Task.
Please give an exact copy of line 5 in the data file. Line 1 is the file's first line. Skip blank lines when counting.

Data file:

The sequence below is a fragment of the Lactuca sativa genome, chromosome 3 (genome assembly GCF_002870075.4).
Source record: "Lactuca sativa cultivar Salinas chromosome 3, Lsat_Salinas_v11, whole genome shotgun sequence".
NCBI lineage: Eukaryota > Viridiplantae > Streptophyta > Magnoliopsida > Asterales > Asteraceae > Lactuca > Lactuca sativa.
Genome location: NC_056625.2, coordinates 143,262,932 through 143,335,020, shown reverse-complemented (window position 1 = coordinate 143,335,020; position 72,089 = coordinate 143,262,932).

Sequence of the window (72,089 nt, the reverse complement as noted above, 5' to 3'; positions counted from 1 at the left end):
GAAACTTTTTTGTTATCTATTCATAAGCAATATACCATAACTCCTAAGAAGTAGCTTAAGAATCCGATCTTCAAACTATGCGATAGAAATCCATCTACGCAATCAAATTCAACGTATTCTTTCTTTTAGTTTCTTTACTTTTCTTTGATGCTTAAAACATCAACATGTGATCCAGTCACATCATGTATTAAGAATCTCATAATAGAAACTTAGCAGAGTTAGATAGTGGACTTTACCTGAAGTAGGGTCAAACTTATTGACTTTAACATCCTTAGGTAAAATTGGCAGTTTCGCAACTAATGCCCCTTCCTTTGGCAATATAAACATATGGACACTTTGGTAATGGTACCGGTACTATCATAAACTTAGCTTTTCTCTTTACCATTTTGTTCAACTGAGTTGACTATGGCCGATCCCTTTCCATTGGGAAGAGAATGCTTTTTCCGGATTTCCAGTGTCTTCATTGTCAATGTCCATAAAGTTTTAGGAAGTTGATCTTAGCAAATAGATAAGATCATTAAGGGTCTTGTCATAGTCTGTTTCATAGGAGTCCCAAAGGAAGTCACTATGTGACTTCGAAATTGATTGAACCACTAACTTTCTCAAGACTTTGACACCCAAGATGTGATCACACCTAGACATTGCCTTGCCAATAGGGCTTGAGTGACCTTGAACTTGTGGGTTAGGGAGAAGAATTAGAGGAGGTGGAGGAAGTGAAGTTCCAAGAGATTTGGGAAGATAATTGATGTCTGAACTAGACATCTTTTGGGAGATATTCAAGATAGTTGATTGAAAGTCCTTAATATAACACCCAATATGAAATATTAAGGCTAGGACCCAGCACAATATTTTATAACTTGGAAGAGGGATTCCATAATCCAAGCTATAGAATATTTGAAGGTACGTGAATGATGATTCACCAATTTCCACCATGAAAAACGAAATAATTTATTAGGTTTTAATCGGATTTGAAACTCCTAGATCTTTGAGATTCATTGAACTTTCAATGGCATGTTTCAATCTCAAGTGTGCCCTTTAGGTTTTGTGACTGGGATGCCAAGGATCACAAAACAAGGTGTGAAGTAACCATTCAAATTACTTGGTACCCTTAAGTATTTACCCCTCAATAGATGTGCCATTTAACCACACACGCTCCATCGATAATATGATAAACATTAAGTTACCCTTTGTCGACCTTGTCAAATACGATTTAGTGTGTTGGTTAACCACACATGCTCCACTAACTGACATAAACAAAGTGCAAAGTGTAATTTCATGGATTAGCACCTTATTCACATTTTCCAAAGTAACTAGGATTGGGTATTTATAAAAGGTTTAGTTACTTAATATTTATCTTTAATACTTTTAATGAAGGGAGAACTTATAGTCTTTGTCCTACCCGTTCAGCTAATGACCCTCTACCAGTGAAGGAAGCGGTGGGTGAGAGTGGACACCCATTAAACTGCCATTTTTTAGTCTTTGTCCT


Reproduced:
Sequence of the window (72,089 nt, the reverse complement as noted above, 5' to 3'; positions counted from 1 at the left end):